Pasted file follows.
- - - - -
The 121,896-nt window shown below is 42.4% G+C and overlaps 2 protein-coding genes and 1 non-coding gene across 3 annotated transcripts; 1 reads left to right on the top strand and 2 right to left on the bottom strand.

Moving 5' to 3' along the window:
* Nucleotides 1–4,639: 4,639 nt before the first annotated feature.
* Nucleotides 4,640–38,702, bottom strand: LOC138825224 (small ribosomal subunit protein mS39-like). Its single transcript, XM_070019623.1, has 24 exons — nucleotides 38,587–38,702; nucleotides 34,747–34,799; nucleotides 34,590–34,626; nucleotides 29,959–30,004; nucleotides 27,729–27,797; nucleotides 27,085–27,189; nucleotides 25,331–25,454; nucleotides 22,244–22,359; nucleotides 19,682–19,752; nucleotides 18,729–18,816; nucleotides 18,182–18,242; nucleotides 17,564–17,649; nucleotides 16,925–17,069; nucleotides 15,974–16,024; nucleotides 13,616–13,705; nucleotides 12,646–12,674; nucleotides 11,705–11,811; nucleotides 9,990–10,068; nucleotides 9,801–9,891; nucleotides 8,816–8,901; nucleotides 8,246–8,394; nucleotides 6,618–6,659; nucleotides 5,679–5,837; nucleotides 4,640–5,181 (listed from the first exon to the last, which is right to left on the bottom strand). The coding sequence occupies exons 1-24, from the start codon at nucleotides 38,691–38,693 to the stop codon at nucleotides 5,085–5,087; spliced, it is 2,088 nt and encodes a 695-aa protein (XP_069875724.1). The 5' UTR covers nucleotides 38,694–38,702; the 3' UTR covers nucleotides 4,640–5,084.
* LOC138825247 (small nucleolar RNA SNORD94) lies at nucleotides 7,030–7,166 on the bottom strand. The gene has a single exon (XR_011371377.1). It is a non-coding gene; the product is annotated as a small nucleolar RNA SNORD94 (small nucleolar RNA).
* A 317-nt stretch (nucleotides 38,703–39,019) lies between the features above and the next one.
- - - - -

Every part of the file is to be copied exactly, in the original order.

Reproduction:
The 121,896-nt window shown below is 42.4% G+C and overlaps 2 protein-coding genes and 1 non-coding gene across 3 annotated transcripts; 1 reads left to right on the top strand and 2 right to left on the bottom strand.

Moving 5' to 3' along the window:
* Nucleotides 1–4,639: 4,639 nt before the first annotated feature.
* Nucleotides 4,640–38,702, bottom strand: LOC138825224 (small ribosomal subunit protein mS39-like). Its single transcript, XM_070019623.1, has 24 exons — nucleotides 38,587–38,702; nucleotides 34,747–34,799; nucleotides 34,590–34,626; nucleotides 29,959–30,004; nucleotides 27,729–27,797; nucleotides 27,085–27,189; nucleotides 25,331–25,454; nucleotides 22,244–22,359; nucleotides 19,682–19,752; nucleotides 18,729–18,816; nucleotides 18,182–18,242; nucleotides 17,564–17,649; nucleotides 16,925–17,069; nucleotides 15,974–16,024; nucleotides 13,616–13,705; nucleotides 12,646–12,674; nucleotides 11,705–11,811; nucleotides 9,990–10,068; nucleotides 9,801–9,891; nucleotides 8,816–8,901; nucleotides 8,246–8,394; nucleotides 6,618–6,659; nucleotides 5,679–5,837; nucleotides 4,640–5,181 (listed from the first exon to the last, which is right to left on the bottom strand). The coding sequence occupies exons 1-24, from the start codon at nucleotides 38,691–38,693 to the stop codon at nucleotides 5,085–5,087; spliced, it is 2,088 nt and encodes a 695-aa protein (XP_069875724.1). The 5' UTR covers nucleotides 38,694–38,702; the 3' UTR covers nucleotides 4,640–5,084.
* LOC138825247 (small nucleolar RNA SNORD94) lies at nucleotides 7,030–7,166 on the bottom strand. The gene has a single exon (XR_011371377.1). It is a non-coding gene; the product is annotated as a small nucleolar RNA SNORD94 (small nucleolar RNA).
* A 317-nt stretch (nucleotides 38,703–39,019) lies between the features above and the next one.